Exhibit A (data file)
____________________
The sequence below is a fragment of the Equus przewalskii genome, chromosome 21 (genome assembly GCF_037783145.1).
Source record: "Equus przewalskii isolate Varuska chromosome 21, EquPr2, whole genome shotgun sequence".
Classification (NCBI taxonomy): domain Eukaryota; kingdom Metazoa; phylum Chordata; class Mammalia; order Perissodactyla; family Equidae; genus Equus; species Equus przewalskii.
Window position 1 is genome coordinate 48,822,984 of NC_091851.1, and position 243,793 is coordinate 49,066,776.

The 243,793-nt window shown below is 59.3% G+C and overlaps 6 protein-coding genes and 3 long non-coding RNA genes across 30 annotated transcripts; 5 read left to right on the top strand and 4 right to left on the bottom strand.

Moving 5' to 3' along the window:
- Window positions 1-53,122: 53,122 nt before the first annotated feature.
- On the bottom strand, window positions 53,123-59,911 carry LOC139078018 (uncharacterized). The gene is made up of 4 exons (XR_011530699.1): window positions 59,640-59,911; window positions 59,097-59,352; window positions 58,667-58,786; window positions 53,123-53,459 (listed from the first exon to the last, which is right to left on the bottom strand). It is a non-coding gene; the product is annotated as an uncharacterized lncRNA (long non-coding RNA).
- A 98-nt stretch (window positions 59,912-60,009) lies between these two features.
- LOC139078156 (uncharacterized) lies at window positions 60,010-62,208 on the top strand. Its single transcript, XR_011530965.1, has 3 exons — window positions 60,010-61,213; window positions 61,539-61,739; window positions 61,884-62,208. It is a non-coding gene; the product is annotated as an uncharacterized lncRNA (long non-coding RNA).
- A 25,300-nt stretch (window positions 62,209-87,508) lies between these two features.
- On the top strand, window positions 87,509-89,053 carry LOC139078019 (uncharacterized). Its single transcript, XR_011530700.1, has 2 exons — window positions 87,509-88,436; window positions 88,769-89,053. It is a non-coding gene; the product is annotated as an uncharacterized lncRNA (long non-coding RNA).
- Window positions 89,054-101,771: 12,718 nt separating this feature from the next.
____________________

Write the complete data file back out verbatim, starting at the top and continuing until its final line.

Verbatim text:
The sequence below is a fragment of the Equus przewalskii genome, chromosome 21 (genome assembly GCF_037783145.1).
Source record: "Equus przewalskii isolate Varuska chromosome 21, EquPr2, whole genome shotgun sequence".
Classification (NCBI taxonomy): domain Eukaryota; kingdom Metazoa; phylum Chordata; class Mammalia; order Perissodactyla; family Equidae; genus Equus; species Equus przewalskii.
Window position 1 is genome coordinate 48,822,984 of NC_091851.1, and position 243,793 is coordinate 49,066,776.

The 243,793-nt window shown below is 59.3% G+C and overlaps 6 protein-coding genes and 3 long non-coding RNA genes across 30 annotated transcripts; 5 read left to right on the top strand and 4 right to left on the bottom strand.

Moving 5' to 3' along the window:
- Window positions 1-53,122: 53,122 nt before the first annotated feature.
- On the bottom strand, window positions 53,123-59,911 carry LOC139078018 (uncharacterized). The gene is made up of 4 exons (XR_011530699.1): window positions 59,640-59,911; window positions 59,097-59,352; window positions 58,667-58,786; window positions 53,123-53,459 (listed from the first exon to the last, which is right to left on the bottom strand). It is a non-coding gene; the product is annotated as an uncharacterized lncRNA (long non-coding RNA).
- A 98-nt stretch (window positions 59,912-60,009) lies between these two features.
- LOC139078156 (uncharacterized) lies at window positions 60,010-62,208 on the top strand. Its single transcript, XR_011530965.1, has 3 exons — window positions 60,010-61,213; window positions 61,539-61,739; window positions 61,884-62,208. It is a non-coding gene; the product is annotated as an uncharacterized lncRNA (long non-coding RNA).
- A 25,300-nt stretch (window positions 62,209-87,508) lies between these two features.
- On the top strand, window positions 87,509-89,053 carry LOC139078019 (uncharacterized). Its single transcript, XR_011530700.1, has 2 exons — window positions 87,509-88,436; window positions 88,769-89,053. It is a non-coding gene; the product is annotated as an uncharacterized lncRNA (long non-coding RNA).
- Window positions 89,054-101,771: 12,718 nt separating this feature from the next.